In January 2015 this clarification was released detailing a new version of the verbal problem:

  • We have added a new procedure in SOME types of verbal problems. In these problems, team members will be given paper and pencils and are allowed to brainstorm during think time. They are allowed to write down the responses that they will use during response time. They may write as many as they wish and are not limited to those responses when it is their time to respond. During response time they will be able to refer to their own lists, so that they may choose the responses they think are the MOST creative or give a new response. Each team member will also have a set of cards with two values on them (for example one card may say 2/4; another 3/6)…. When they give a response they will decide if their response is creative and will hold up a card. The judges will then score that response using the lower number if they think the response is common, and the higher number if they think it is a creative response. A card may only be used once. As a result, teams can impact their score by predicting the creativity of their responses. The more creative responses should have higher numbers and questionable responses should have lower numbers

For spontaneous, be sure to practice, practice, and practice. Here are some tips from Odyssey of the Mind for practicing spontaneous:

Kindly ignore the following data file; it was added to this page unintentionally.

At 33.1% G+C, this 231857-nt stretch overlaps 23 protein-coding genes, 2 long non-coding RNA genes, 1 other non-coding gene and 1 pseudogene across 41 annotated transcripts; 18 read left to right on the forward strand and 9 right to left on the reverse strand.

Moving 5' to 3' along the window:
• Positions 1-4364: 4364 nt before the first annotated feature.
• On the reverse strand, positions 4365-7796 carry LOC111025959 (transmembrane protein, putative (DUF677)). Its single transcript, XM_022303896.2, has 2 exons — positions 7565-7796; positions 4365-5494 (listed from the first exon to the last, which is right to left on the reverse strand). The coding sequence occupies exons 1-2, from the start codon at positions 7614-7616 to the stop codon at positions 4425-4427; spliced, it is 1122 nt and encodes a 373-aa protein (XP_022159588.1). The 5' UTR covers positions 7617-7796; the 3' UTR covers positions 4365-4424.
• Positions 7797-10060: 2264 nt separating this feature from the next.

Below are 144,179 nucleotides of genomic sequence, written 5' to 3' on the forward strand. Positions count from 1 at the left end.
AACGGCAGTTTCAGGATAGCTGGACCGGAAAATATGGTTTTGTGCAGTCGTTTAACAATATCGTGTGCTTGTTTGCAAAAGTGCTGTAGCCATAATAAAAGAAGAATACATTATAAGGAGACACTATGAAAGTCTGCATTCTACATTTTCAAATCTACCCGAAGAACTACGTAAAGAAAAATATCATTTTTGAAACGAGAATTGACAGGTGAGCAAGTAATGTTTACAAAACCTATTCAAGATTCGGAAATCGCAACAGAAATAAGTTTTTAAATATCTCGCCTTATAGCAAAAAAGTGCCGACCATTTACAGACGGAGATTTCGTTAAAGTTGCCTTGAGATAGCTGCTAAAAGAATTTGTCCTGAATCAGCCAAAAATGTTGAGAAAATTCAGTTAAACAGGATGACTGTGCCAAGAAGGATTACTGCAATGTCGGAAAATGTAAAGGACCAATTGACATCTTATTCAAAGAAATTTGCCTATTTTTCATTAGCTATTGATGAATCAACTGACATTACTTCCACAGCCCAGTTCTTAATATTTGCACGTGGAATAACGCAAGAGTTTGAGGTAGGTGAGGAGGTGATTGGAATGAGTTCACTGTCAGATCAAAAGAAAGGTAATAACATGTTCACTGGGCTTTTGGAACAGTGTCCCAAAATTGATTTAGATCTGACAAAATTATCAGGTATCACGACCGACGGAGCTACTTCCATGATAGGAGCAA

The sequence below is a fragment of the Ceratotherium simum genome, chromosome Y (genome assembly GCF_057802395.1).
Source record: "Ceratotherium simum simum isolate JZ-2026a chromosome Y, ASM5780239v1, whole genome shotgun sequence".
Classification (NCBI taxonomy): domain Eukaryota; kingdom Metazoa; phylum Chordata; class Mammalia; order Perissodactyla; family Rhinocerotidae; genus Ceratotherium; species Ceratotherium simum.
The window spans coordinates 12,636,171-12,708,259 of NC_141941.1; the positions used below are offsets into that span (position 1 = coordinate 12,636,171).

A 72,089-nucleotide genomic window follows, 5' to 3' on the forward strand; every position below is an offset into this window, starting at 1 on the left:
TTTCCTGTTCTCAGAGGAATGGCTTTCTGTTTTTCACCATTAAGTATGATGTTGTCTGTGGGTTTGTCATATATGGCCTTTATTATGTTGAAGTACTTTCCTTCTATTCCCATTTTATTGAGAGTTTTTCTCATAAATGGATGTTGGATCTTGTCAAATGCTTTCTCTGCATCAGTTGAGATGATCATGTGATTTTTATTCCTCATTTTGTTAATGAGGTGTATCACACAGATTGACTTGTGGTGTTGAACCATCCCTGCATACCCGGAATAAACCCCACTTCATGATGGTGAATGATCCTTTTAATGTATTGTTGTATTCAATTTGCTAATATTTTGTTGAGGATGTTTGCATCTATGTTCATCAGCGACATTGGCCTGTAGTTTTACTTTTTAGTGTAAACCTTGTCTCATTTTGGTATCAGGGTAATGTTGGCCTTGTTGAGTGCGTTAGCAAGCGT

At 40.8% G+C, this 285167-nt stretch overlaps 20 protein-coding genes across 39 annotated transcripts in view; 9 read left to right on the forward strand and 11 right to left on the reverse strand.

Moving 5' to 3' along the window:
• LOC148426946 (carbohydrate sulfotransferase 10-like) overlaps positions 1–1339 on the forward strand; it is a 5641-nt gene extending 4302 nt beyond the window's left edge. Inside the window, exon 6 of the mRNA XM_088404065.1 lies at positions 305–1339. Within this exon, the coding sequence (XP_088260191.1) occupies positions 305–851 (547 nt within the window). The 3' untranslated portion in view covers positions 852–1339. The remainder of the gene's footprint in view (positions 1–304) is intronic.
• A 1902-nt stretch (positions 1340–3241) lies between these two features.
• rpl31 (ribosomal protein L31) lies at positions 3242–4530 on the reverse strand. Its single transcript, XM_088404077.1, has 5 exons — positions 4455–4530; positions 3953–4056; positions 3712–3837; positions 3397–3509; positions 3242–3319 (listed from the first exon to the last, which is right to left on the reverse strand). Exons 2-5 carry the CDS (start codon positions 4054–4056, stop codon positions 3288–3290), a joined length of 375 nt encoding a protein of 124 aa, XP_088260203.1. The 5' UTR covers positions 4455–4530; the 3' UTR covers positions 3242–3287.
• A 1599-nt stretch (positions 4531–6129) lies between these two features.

• Teach team members to listen. They should not “think ahead” and presume what the problem requires; they should listen carefully until the judge finishes reading the entire problem.

  • Brainstorm verbal responses. Ask the students what made them respond the way they did, then develop that skill further.

  • Improvise non-traditional uses for various items.

  • Familiarize team members with various materials and their uses.

  • Practice building structures out of common materials such as toothpicks, paper cups

General spontaneous advice

While each type of problem has its own unique aspects (see verbal, hands on, and hands on verbal), general strategies exist that teams should apply to all types of spontaneous problems.

  • Never argue with the judges. While team members may ask questions, they must always respect the judges' decisions.

  • Assign a team spontaneous captain for each problem or one person for all problems. The spontaneous captain makes sure all team members are heard, delegates responsibility, and makes decisions if the team is stuck. The captain should realize that this position does not entitle him or her to always choose their own idea, but that they must always listen to all the ideas that are heard and act on what is best for the team

  • Assign a problem reader. While the whole team should read and listen to the problem, the reader spends extra time understanding the rules and scoring, especially for a hands-on problem.

  • Assign at least one timekeeper. Judges will keep time and always tell the team how much time is remaining if asked, but the team should keep time independently and should always have an understanding of how much time they have left.